• yongba

    nice one,thank you for sharing

  • Kelly

    Thanks for the article, it was a fun and insightful read. Please consider that some of your audience aren’t always male – so the conclusion where said ‘man’ was off-putting to me: “If not, but you have reach this point of the article, don’t worry man, you will be able to write lines like that soon, you are a learner!”

  • leega0

    very useful ,as a programmer where in China,i want say 谢谢

  • Kevin

    This is a very nice post because it demonstrates an original and inspired method of learning!

  • Nadav

    Great written and designed article.

  • jane-clover

    Nice one,although some parts make me puzzled

  • TheRegge

    This is great stuff – more! More!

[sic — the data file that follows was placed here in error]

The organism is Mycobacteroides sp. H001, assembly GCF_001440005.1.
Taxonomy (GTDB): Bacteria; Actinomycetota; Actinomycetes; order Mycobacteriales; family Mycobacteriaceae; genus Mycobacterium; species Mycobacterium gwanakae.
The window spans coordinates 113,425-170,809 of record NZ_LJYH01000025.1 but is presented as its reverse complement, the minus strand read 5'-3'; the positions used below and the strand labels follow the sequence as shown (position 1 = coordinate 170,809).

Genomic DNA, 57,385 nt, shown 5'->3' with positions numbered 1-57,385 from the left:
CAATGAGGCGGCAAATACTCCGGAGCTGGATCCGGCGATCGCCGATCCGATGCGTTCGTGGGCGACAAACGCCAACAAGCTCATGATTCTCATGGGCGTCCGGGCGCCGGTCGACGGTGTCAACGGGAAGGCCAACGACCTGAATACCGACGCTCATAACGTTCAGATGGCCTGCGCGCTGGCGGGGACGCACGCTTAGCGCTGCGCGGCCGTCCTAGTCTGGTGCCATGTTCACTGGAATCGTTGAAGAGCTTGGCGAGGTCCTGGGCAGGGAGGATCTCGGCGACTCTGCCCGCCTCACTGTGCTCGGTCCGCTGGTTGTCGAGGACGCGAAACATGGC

• Mohamed

    We made the first one liner code of Addy Osmani a Bookmarklet: Easier to use ;)

  • Miguel Mota

    You didn’t really explain how you got 24 as the base log. But for those wondering, here is a way:

    function getBaseLog(x, y) {
    return Math.log(y) / Math.log(x);

    getBaseLog(2, parseInt(‘ffffff’, 16) + 1) // 24

  • Frankie Bagnardi

    One problem is that (~~(Math.random()*(1<<24))).toString(16) can give something like "6356f" or even "1" (note: length is less than 6). This causes the style to be considered invalid, and is ignored by the browser. This causes about 6% of elements to be unstyled. You need to left-pad with 0s.


  • spidermanzy

    I have learned much.